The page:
I assume you have already installed it, if not check out the first part of the series. Vulkano recommends v1.9+ as of writing this article.
Part 2 will look at implementing a binding to the Vulkan API. I’m assuming an introduction to the graphics API is not needed, and goes without saying - It’s Khronos’ new graphics API which is intended to replace OpenGL. So, for this post I’ll be setting up Vulkan 1.0.2 on Ubuntu 16.04 - Which handily provides sufficient PPA’s out of the box, so no need for running around collecting source code or install packages, you can just rely on the debian package manager!
However, please first make sure that your graphics card is supported (And update your graphics driver to be sure Vulkan is supported), otherwise you’re in for some dissappointment…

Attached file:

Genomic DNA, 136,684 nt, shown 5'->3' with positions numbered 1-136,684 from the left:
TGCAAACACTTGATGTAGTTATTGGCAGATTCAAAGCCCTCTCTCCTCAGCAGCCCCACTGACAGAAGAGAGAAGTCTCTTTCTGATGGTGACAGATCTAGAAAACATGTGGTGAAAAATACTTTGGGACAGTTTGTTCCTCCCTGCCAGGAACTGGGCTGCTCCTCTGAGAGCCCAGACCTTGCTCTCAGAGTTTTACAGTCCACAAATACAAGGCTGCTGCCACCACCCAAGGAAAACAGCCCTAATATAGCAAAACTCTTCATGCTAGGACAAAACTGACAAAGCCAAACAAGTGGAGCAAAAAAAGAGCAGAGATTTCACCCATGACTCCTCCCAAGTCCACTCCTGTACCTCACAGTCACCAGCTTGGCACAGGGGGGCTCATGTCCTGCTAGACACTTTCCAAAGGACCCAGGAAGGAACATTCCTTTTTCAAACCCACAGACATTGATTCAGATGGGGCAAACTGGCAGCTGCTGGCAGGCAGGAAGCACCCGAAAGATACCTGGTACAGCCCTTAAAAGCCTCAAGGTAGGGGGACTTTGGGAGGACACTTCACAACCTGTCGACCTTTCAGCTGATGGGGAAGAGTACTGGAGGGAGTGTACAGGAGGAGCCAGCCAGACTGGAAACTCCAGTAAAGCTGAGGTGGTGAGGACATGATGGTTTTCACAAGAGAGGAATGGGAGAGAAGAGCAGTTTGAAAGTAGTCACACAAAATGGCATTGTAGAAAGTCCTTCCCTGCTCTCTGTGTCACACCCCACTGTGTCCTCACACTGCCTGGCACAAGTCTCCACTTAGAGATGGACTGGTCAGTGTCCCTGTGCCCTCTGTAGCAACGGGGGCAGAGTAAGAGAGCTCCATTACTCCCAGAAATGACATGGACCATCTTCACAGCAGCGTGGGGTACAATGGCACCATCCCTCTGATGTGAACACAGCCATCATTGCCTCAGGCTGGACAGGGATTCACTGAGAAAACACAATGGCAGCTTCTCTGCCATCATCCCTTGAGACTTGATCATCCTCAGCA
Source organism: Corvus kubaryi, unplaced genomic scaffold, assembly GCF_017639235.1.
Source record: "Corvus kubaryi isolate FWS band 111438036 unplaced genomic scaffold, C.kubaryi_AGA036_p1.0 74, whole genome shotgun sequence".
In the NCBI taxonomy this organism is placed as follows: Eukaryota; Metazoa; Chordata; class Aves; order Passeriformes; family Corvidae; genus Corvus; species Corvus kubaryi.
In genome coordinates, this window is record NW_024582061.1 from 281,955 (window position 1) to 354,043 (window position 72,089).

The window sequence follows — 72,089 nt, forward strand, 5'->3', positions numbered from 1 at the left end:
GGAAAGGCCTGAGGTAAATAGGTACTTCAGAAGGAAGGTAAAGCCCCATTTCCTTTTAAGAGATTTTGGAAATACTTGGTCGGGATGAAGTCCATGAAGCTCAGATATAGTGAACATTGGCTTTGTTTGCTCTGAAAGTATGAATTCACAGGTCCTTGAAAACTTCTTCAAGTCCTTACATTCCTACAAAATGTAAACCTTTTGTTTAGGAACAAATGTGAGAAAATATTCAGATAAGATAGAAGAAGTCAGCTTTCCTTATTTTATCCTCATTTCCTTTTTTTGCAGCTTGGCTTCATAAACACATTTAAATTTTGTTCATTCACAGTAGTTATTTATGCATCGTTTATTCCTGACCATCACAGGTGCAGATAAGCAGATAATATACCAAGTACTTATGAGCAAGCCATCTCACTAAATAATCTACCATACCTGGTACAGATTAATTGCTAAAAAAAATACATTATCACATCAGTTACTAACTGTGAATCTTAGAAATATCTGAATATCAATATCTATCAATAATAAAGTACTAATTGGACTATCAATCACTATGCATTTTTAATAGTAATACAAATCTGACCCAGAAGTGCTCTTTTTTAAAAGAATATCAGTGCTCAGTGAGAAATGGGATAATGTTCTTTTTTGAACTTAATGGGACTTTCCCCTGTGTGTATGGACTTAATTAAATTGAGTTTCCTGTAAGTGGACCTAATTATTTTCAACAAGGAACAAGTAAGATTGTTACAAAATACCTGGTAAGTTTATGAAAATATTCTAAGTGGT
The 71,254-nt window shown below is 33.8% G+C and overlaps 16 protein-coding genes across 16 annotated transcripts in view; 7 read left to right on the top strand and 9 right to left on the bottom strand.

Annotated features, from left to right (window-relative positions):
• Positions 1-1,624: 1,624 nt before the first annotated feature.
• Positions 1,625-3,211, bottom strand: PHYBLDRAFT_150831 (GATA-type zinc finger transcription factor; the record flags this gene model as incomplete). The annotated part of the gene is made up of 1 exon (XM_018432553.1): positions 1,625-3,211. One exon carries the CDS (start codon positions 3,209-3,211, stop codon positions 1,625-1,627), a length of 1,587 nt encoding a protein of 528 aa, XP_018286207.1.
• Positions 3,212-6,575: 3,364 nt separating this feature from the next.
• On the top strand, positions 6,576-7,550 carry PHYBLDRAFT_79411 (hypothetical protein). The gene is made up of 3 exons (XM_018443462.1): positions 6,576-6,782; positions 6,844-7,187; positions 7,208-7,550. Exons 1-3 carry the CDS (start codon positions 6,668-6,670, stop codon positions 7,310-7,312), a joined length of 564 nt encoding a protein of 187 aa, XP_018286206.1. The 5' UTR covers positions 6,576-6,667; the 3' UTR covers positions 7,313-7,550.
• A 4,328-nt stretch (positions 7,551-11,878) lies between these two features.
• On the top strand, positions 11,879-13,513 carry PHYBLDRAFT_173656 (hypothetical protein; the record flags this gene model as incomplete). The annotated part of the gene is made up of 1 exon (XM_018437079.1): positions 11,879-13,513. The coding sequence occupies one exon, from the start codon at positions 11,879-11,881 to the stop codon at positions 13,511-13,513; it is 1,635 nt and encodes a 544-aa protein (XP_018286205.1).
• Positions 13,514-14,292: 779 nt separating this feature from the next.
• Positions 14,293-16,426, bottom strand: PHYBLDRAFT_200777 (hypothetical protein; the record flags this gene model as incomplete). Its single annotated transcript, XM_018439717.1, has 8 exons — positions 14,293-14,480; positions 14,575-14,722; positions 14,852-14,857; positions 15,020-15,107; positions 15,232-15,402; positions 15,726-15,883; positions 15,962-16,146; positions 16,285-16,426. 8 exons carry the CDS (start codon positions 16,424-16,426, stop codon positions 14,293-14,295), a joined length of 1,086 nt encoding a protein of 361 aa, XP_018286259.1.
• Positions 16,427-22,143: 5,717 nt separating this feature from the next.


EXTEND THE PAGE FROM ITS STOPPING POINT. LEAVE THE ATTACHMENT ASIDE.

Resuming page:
$ sudo apt-get install lib-vulkan1 $ sudo apt-get install vulkan-utils $ vulkaninfo
This should provide your graphics card capabilities under the Vulkan API, if you get an error, start googling…
So, you’ve got vulkan running on your system with a capable graphics driver, now we have to set up Vulkano, a wrapper that interfaces with Vulkan.
$ cargo install vulkano
Alternatively, you can
$ git clone http://github.com/tomaka/vulkano.git
As vulkano is very early in development (v0.1.0 as of writing), you must build it yourself using
$ cargo build <path>